"5.4" Invoking Marketing Dept Audits by PwC, EY, Deloitte?

According to Salesforce’s 2020 Report, 5.4 = the average number of marketing channels used in 2017 by advertisers. In 2018, it will climb to 6.2 different channels.

Yet according to the DMA Report from 2017, only 13% of advertisers are using advanced attribution. Meaning, 87% of advertisers still give credit to one channel (also known as last click measurement). Imagine: if all 100 yard dashes were 87% shorter, only 13 yards long.

Now enter a real-life example of measurement shortfall. The U.S. Army’s squander of $220 million ad dollars discovered via Adweek’s Oct. 5, 2017 audit document titled “The Army’s Marketing and Advertising Program, Return on Investment.”

The audit revealed, “only 3 of the 23 marketing programs generated a positive impact during the year…For [fiscal years 2018-2023], the U.S. Army would continue to use $220 million for the same ineffective marketing programs.”

$220 million of waste discovered: paid for by every American tax payer.

The Army, like 87% of all advertisers, didn’t use modern advertising attribution, and the Army used > 5.4 marketing channels.

In 2018, however, the Army chose C3 Metrics to be the unbiased platform measuring cross-channel performance of every ad dollar spent.

5.4 ≠ 1 (Junior High Math)

5.4 channels does not equal one channel.

Statistically, any marketer not using modern attribution who’s spending ad dollars in 5.4 channels will be mistaken in its measurement by 5.4x.

Without the “Matching Principle” Nothing Matches

Every CFO and auditor understands the “matching principle” also referred to as activity based costing. Unit level revenue matched to unit level cost.

Between digital fraud, lack of online display viewability, and inaccurate ‘last click’ measurement used by the US Army: measurement failed to incorporate basic accounting standards which inadvertently allocated credit to the lower funnel and the last marketing expense…versus a full funnel, activity-based costing approach.

This, is why the Army missed 20 of 23 KPI’s (and cost U.S. taxpayers $220 million), and why C3 Metrics is now in place for the US Army and US Taxpayer going forward.

Nielsen’s former Chairman & CEO John Dimling, who joined C3 Metrics in 2012, said he was a champion of Nielsen and Arbitron’s ambitious but ill-fated ‘Project Apollo’ to create a single-source measurement system.

Project Apollo failed to succeed with old technology, but modern, complete attribution platforms with massive computing power prove to be today’s answer.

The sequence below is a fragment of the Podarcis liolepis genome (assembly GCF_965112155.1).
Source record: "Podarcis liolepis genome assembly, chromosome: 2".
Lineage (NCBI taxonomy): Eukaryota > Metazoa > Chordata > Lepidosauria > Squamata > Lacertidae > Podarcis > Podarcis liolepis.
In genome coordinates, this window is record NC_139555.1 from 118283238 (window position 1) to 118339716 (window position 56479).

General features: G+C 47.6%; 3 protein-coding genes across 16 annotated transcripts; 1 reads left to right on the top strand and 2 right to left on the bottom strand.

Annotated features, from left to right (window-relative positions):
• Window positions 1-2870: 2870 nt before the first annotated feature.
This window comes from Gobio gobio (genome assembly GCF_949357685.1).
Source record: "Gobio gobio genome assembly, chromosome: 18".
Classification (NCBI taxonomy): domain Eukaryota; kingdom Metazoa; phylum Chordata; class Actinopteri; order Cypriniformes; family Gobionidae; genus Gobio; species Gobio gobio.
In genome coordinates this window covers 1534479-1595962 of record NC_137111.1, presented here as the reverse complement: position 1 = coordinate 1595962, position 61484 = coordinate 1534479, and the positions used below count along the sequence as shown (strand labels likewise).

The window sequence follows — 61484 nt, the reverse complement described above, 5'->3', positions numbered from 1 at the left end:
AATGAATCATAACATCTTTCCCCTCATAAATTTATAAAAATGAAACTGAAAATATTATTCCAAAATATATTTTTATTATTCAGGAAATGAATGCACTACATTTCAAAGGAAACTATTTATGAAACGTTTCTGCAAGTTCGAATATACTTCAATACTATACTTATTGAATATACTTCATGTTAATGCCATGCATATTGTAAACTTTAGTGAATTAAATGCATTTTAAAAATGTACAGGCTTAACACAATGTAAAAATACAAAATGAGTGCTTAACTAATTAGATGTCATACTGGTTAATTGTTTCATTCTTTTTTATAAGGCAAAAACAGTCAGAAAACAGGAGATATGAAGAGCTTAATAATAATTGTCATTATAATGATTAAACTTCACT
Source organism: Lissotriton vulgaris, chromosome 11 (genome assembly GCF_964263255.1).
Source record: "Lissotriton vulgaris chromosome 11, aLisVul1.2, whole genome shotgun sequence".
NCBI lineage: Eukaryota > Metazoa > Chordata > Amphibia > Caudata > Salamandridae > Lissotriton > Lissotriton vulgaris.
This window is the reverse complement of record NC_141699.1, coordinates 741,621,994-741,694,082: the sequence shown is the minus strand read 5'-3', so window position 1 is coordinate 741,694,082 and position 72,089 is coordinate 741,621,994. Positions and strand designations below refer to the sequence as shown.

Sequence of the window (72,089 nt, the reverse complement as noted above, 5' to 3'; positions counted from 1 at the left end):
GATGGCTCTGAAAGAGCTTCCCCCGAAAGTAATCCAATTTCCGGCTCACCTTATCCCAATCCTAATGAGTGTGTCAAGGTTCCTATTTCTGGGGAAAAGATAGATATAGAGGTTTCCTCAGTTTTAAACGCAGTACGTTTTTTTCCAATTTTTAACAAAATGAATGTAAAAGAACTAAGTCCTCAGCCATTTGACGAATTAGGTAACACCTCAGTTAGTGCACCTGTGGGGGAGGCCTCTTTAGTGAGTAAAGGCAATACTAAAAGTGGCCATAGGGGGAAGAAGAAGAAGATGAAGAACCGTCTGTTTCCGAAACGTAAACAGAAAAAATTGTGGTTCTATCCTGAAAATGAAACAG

Over-counting is the most common error in marketing accountability.

When adding up revenue from siloed tracking systems, the industry over-counts conversions/KPIs by 5.4x. Each marketing channel and vendor tries to claim 100% of credit versus the activity-based method deployed every day in accounting.

Without the matching principle, nothing matches.

Enter the Auditors

Section 302 of Sarbanes-Oxley requires that quarterly and annual documents “contain no untrue statements.”

CEO’s and CFO’s who’ve made statements about marketing/advertising effectiveness based on single channel marketing measurement versus modern attribution measurement, may be putting themselves at risk under Section 302 of SOX.

It’s analogous to being out of code for electrical. Knob-and-tube electrical can still be used, but it’s out of code. Ungrounded electrical can still be used, but it’s out of code.

As attribution is generally well-known by CMO’s at publicly traded companies (but not being utilized) statements made by CEO’s and CFO’s regarding their advertising effectiveness may be considered to be untrue because the reporting mechanism of last click is untrue.

Here’s where it gets murky: if the CEO or CFO knew about the difference between last click marketing measurement and advanced attribution measurement (or their auditors knew)…what did they know, and when did they know it?

But, is “I simply didn’t know,” a defensible argument for violation of SOX Section 302 (which is punishable to a CEO and CFO by jail term and fines).

If a certain portion of the U.S. Tax Code changes, and the CFO simply didn’t know…Section 302 doesn’t care because auditors (PwC, EY, Deloitte, KPMG, etc) are specifically there to impart their knowledge of untrue statements and or practices.

But it begs the question: as the big four accounting firms enter the space of marketing and advertising, they now know about both the matching principle and the difference between last click versus advanced attribution.

Once auditors know, their publicly traded clients then have to know so they’re not in violation of Section 302.